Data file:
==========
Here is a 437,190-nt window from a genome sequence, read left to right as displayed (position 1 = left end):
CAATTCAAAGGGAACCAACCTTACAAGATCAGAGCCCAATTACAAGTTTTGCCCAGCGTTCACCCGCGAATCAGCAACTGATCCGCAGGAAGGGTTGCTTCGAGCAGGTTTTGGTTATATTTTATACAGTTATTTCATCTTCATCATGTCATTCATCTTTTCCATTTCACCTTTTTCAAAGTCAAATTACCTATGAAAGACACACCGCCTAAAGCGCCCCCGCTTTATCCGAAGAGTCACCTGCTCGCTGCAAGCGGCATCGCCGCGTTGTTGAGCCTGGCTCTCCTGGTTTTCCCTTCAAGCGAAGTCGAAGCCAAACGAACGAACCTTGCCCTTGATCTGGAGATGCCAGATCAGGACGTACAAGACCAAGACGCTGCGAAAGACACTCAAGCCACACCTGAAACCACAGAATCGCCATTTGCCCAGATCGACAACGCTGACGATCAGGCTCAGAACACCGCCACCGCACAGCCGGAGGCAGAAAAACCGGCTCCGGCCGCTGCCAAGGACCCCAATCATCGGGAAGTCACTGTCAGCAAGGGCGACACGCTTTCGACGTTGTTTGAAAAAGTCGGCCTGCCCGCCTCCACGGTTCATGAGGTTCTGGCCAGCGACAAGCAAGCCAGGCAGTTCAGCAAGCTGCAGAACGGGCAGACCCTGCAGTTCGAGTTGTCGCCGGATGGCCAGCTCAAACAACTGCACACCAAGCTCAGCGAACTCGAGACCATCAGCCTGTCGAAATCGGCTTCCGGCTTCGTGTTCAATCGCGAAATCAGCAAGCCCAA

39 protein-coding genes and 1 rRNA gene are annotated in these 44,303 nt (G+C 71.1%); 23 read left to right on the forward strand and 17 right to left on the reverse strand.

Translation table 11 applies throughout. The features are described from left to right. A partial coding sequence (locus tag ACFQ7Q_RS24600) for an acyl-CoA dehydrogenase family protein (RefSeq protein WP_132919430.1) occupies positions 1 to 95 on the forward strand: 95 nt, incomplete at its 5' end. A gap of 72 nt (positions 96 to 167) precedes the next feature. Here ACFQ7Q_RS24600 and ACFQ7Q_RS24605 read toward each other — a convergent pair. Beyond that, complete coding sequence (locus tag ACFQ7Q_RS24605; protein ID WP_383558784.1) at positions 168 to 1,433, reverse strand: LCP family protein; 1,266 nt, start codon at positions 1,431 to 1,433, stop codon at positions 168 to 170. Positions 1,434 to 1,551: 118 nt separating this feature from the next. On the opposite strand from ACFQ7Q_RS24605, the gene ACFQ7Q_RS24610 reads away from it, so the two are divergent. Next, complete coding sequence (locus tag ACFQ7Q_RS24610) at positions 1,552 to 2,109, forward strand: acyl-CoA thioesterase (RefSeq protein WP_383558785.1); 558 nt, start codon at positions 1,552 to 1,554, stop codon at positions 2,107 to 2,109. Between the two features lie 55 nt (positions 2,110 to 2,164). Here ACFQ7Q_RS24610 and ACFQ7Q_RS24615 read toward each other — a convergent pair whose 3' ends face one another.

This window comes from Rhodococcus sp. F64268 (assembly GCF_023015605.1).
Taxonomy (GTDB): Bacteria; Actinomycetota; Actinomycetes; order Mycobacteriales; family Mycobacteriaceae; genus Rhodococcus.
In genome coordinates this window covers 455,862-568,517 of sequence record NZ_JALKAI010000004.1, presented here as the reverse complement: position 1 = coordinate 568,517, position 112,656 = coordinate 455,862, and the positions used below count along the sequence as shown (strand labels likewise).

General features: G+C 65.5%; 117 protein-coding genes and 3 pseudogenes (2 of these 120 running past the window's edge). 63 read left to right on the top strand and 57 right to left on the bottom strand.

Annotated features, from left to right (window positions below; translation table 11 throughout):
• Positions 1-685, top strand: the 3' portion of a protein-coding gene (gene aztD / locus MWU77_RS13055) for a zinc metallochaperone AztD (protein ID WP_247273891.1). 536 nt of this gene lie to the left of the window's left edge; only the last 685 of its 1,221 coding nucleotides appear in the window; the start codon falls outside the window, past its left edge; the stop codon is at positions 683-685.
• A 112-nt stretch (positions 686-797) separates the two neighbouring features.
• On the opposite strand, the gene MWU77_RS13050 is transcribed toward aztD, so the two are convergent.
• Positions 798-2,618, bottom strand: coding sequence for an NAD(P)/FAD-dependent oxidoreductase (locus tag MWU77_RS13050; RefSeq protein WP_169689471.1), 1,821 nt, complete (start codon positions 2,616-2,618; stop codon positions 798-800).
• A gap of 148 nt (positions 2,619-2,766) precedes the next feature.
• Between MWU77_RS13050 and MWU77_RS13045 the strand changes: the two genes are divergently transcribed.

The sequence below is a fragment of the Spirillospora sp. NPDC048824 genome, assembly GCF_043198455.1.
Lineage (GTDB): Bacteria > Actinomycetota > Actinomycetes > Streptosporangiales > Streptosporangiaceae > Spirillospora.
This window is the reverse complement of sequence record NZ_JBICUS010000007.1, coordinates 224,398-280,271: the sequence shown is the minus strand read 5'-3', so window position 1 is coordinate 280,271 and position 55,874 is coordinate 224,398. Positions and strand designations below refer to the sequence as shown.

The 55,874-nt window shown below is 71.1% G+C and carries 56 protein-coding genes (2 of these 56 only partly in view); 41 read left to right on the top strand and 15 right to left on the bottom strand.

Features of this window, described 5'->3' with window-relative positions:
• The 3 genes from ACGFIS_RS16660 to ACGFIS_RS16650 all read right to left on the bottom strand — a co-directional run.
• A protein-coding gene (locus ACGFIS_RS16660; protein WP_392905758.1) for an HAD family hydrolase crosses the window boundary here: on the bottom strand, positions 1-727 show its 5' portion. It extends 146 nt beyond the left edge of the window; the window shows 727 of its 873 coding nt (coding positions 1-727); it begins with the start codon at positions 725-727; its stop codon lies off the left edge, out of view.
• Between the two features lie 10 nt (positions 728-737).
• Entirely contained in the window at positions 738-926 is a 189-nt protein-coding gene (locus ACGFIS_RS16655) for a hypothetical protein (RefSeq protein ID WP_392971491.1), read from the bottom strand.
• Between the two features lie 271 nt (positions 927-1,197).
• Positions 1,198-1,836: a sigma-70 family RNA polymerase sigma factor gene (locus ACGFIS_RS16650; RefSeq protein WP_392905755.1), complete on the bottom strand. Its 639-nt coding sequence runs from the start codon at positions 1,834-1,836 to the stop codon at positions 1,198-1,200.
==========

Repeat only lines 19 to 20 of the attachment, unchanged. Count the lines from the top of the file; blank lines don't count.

The 55,874-nt window shown below is 71.1% G+C and carries 56 protein-coding genes (2 of these 56 only partly in view); 41 read left to right on the top strand and 15 right to left on the bottom strand.

Features of this window, described 5'->3' with window-relative positions: